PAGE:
General remarks

Figure 922. Why XML based publishing? Slide presentation
Why XML based publishing?

Figure 923. XML features Slide presentation
  • Extensibility

    • Define your grammar

    • XML core extensions (linking,...)

  • Interoperability

    • Cross-platform software support

  • Open standard, no vendor lock-in

  • Tons of (processing) frameworks / APIs

Figure 924. Editors, compositors, designers ... Slide presentation

Quote from How and Why Are Companies Using XML?.

It's Not about You! It is about publishers.

  • they think it's their content

  • they want

    • to use it, re-use it, slice it, and dice it

    • to own it and control it

    • to have access to it and be able to move it

Figure 925. Promises in publishing Slide presentation

XML for publishing ...

  • saves time and money

  • is platform independent

  • avoids vendor lock-in

  • can be validated for QA

  • allows for creating different target formats

Figure 926. Publishing reality Slide presentation
  • Refrain from fancy catalogs

  • Stick to simple layouts

    • Technical documentation

    • Law publications

Single source publishing aims at creating different output formats from a given document source:

Figure 927. Single source publishing Slide presentation
Single source publishing

Conceptionally each format implements a view to our source in question. Separating a document's structure from its derived (visual) presentation greatly facilitates this task. From an abstract perspective we may conceive a document having:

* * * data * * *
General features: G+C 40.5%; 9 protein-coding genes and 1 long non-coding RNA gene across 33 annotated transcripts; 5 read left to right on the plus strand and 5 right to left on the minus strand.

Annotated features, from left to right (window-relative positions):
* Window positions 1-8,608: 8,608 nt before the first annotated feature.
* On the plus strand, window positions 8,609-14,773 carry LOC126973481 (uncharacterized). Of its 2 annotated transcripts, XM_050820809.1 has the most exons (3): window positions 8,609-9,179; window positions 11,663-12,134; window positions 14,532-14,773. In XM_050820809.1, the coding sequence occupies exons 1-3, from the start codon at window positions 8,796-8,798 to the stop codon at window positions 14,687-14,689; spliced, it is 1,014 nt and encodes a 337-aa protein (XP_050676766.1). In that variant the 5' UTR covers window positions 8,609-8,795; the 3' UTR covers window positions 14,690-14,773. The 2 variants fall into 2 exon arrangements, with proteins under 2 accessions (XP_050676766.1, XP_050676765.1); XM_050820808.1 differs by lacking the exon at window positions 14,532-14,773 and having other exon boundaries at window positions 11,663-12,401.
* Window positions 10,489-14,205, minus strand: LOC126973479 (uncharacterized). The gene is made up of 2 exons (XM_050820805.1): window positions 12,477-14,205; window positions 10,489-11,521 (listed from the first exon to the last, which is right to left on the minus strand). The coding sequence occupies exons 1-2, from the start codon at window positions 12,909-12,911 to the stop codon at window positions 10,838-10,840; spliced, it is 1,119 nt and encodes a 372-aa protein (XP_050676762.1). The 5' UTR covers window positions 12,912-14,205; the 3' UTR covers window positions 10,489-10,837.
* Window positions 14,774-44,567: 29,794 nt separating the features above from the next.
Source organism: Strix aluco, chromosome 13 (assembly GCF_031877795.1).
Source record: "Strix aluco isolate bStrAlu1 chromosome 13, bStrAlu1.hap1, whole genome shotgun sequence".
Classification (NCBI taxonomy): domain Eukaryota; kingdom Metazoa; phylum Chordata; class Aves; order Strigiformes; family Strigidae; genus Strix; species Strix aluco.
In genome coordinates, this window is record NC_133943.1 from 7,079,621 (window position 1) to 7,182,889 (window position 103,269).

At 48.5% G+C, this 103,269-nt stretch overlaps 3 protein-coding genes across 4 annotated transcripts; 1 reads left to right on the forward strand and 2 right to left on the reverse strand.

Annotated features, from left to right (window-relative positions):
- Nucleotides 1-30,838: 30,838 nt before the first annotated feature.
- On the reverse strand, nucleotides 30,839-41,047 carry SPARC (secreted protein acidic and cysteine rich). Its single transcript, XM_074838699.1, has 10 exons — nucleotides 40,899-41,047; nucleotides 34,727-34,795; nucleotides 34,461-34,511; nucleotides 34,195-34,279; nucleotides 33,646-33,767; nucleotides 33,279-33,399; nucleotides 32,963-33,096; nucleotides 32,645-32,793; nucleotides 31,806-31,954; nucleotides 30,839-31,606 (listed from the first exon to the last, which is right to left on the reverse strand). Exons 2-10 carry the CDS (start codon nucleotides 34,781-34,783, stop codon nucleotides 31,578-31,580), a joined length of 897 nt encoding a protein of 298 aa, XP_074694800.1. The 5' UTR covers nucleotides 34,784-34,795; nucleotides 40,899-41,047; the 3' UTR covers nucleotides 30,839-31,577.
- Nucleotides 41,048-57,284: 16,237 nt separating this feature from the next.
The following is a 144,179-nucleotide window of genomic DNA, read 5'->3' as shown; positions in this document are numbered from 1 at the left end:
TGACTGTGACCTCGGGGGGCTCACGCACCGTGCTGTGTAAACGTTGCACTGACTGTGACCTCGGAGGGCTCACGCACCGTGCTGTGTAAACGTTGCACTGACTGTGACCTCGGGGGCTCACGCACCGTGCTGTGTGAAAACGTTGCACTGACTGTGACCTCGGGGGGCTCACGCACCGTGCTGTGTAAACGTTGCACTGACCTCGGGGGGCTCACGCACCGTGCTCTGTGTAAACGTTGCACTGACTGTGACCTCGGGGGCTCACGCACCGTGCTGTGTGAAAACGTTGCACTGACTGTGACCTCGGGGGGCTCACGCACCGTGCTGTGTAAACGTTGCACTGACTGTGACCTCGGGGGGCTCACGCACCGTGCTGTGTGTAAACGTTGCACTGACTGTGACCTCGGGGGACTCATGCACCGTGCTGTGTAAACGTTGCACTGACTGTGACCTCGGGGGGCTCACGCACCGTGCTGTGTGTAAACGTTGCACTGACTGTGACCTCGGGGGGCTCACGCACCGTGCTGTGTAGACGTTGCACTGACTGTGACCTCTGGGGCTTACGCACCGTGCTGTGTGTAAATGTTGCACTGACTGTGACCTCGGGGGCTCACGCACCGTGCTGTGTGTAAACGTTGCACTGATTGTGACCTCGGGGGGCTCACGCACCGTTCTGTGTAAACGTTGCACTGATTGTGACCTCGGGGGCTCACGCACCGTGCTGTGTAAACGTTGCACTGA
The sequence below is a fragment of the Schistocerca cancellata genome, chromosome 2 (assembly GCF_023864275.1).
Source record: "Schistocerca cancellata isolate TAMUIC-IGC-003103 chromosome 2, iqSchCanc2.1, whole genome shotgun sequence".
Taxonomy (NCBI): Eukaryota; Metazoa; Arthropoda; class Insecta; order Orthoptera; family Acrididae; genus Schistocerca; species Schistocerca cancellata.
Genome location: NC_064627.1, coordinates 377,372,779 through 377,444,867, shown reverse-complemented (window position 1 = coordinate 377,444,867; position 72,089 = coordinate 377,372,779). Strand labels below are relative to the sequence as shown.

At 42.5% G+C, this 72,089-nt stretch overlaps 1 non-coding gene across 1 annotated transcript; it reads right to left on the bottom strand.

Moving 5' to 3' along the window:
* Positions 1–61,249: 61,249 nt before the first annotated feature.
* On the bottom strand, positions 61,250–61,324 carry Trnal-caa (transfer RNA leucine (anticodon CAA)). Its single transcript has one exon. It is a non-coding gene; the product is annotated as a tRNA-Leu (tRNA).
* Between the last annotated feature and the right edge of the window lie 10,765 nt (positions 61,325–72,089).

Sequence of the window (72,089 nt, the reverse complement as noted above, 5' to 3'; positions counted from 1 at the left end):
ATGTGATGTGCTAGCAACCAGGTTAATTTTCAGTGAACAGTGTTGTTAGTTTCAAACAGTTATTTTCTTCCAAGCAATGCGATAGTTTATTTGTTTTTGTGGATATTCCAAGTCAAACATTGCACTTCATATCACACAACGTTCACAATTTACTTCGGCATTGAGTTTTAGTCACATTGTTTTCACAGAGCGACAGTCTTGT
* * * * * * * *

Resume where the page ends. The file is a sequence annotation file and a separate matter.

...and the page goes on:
Figure 928. Separating Structure, content and format Slide presentation
Separating Structure, content and format

Figure 929. Separating concerns Slide presentation

Words, images, audio / video


Chapters / sections, tables, lists


Physical formatting (boldface, text size/color, ...)

Figure 930. Content Slide presentation

Figure 931. Hierarchical structure Slide presentation
Hierarchical structure

Figure 932. Hierarchical structure, XML source Slide presentation
Hierarchical structure, XML source

Figure 933. Presentation Slide presentation

We shed some light on a document's structure and presentation:

Figure 934. Example 1: HTML 5, pure structure Slide presentation
Structure Presentation
<html xmlns="">
        <p>Some content</p>
Example 1: HTML 5, pure structure

Figure 935. Example 2: TeX / LaTeX Slide presentation
Structure / content Presentation (PDF)

  A nice LaTeX formula:

    e^x = \sum_{i=0}^{\infty}{x^i \over i!}

Example 2: TeX / LaTeX

Separating a document's structure from its presentation(s) provides a number of benefits:

Figure 936. Separating structure and presentation(s) Slide presentation
Pros Cons
  • Separation of editing / formatting concerns

  • Focus on content rather than formatting

  • Oblivious to format evolution (e.g. Epub)

  • Well suited for SCM, diff-ing

  • No true WYSIWYG

  • Fixed formatting rules, no flexibility

  • Less layout control, especially in print

Figure 937. Sample technical document Slide presentation
Sample technical document

Figure 938. Observations Slide presentation
  • Well structured documents

  • Focus on content rather than style

  • Clearly defined semantics

  • Automated generation supporting multiple output channels

Figure 939. Pros and cons of TeX / LaTeX
Pros Cons
  • Excellent typography

  • Large community

  • Mature engine

  • Excellent platform support

  • Multiple problem domain support

  • Extensible vocabulary

  • Focus on print

  • Bad office authoring tool support

    • Steep learning curve

    • Inverse editing

    • Cryptic error messages

  • Bloated vocabulary

Figure 940. Tools of the trade Slide presentation
XMLMind Editor
  • Strictly validating, near WYSIWYG, DocBook / DITA / MathML / XHTML editor.

  • Plugin architecture

  • Cross-platform Java based.

OxygenXML Editor
  • Full-fledged XML IDE.

  • Strictly validating, near WYSIWYG, DocBook / DITA / MathML / XHTML ... editor.

  • Eclipse based